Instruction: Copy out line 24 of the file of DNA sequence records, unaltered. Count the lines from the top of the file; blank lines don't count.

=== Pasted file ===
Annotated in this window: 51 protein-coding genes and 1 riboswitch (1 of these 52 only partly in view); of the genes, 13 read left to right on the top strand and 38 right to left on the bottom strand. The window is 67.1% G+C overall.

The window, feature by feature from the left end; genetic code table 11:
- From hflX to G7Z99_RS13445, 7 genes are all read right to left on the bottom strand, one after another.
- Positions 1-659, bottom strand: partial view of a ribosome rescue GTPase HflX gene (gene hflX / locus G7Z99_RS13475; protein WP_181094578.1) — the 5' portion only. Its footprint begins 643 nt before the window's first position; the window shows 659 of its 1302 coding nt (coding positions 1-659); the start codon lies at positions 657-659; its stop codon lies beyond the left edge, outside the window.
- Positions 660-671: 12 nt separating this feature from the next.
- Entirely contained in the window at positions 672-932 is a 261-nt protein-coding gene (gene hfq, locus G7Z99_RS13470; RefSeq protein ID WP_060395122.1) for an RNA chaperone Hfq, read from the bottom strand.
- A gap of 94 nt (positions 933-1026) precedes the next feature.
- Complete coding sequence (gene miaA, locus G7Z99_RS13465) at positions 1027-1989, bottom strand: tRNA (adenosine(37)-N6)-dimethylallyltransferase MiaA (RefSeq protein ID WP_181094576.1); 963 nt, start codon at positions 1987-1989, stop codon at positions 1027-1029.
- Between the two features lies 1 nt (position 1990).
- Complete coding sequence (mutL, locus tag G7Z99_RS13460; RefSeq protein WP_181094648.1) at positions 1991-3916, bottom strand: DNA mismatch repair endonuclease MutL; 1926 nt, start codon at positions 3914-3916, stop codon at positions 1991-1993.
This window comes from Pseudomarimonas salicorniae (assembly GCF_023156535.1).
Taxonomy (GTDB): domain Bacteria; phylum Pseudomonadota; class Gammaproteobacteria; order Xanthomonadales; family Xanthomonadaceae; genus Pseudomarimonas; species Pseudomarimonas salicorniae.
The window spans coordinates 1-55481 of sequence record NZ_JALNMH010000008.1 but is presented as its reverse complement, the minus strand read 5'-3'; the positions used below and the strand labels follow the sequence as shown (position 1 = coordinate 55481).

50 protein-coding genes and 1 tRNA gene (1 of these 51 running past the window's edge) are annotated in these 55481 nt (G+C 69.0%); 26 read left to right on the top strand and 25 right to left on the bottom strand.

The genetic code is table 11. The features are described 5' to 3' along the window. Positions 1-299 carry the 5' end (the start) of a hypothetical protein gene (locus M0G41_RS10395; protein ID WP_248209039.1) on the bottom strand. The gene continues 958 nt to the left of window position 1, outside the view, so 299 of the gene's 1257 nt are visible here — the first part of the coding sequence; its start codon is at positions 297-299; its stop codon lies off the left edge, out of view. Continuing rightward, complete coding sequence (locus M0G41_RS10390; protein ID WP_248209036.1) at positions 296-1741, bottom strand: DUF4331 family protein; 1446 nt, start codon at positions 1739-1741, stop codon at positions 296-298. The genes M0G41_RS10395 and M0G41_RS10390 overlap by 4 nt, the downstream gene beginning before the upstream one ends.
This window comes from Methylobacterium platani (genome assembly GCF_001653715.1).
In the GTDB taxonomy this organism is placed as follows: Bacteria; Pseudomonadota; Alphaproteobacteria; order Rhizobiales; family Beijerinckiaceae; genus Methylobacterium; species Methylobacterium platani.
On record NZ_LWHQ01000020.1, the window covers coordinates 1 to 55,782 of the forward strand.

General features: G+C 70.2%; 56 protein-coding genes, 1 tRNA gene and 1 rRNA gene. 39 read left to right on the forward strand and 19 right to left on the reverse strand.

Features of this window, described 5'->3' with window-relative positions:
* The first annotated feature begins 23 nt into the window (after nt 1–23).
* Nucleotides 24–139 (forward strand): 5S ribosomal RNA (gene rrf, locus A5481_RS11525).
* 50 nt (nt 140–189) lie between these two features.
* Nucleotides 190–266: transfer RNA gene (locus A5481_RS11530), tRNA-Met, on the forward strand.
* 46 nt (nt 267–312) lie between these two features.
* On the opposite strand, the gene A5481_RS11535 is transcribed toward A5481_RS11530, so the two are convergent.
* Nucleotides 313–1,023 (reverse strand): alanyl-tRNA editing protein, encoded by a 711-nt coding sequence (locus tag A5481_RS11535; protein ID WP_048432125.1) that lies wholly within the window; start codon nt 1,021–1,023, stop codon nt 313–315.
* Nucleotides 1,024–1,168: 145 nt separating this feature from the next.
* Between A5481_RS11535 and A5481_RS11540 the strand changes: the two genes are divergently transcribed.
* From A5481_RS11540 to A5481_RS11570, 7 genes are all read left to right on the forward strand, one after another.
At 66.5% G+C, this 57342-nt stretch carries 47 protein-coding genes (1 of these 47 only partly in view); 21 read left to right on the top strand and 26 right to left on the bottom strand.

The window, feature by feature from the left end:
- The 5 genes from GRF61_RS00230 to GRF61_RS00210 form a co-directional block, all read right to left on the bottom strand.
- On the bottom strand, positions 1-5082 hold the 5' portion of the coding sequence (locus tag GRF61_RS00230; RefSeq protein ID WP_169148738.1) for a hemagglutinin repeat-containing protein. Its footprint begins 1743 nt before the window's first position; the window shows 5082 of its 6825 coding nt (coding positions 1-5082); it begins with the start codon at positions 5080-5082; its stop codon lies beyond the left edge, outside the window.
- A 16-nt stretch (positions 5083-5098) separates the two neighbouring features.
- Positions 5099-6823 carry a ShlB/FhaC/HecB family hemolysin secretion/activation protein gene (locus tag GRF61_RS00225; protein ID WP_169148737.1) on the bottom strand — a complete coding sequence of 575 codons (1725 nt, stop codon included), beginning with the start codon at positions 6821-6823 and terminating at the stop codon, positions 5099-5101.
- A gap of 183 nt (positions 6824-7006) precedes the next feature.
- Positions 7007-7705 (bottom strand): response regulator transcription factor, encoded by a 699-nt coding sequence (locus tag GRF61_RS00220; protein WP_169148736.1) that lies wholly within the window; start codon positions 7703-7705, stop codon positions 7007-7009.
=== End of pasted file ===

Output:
* Nucleotides 190–266: transfer RNA gene (locus A5481_RS11530), tRNA-Met, on the forward strand.